The reason we have a church community today called United Church in University Place is because of those who gave of themselves, their lives, their faith in God, their gifts, and generated and birthed not just a physical building, but a community of faith, who through God’s grace will continue the legacy of offering the good news of Christ to future generations. 

The life of the community depends on the social structures that outlive any of us. Community assets, such as churches, have longer lives than any of their members. There is a saying that acknowledges and affirms people whose selfless actions are designed to benefit future generations.

Blessed are those who plant trees knowing that they shall never sit in their shade.  Those who plant trees, knowing that only others will enjoy the shade, are public benefactors.

Author and healer Dr. Rachel Naomi Remen wrote a book called “My Grandfather’s Blessings”. Her grandfather was an orthodox rabbi who died when she was seven years old, but his blessings for her continued to live on in her life. Her mother had a complex relationship with Rachel’s grandfather and she turned away from the Jewish faith; she had a complex relationship with Rachel herself. Rachel felt she could never do enough to earn her mother’s approval. But Rachel writes in the the book that

“One time, in old age, my mother surprisingly began to light candles and talk to God herself. I told her about My Grandfather’s blessings when I was a child and what they had meant to me and how they still live on within me. My mother smiled at me sadly and said:

“I have blessed you every day of your life, Rachel. I just never had the wisdom to do it out loud.” 

You may be in a place like Louise Penny was when her husband died, overcome and overwhelmed by grief – or you may feel so much anxiety in your spirit.  If you are in a place like that, one of the things you can do is simply offer your heart to God and trust that one day, like Louise Penny, you might pick up a pen to write again. Or like Rachel’s mother Naomi, you may find a blessing deep in your being to that you have rarely spoken, but can offer a word of blessing to another. Or you might reread the scriptures from today to live a generous life and be the one to offer blessing to others; to be empathetic, loving, compassionate, humble. You’ll be a blessing and also receive a blessing. Be determined to run the race that is ahead of us, holding on to the leading causes of life, even when you are discouraged and frustrated and anxious, keeping our eyes on Jesus, who leads us and makes our faith complete.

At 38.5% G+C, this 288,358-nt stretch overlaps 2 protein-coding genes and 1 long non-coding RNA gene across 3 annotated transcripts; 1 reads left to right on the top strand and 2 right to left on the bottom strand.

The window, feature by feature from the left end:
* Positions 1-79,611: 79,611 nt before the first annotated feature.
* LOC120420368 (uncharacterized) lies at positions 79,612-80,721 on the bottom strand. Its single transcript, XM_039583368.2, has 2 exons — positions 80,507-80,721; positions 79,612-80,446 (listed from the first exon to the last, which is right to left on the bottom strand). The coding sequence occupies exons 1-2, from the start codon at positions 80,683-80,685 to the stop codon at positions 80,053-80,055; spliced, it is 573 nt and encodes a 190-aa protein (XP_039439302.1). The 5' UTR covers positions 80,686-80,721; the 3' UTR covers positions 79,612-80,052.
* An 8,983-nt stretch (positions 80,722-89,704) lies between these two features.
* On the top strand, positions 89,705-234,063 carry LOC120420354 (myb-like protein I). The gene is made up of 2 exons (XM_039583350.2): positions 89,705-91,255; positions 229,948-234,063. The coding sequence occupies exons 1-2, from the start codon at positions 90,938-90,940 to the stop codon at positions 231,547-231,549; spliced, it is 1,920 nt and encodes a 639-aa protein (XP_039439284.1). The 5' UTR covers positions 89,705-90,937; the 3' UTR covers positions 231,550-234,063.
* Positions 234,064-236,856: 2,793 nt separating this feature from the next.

For we are surrounded by such a great Cloud of witnesses all around us. We can tap into their generativity and blessing to focus our energy and attention on what affirms life rather than what threatens or destroys it, to live generous and abundant lives of blessing. Thanks be to God. Let us run the race set before us.

Prior to Hymn of Promise: Last year after our  All Saints Worship, people in the congregation went out and planted 300 daffodil bulbs in honor and memory of those who have gone before us, planting bulbs that may well continue to flower year after year after we are gone from this earthly life. Unrevealed until its season, something God alone can see. As we sing with Neva & Jeff, listen for Roxanne’s flute as well.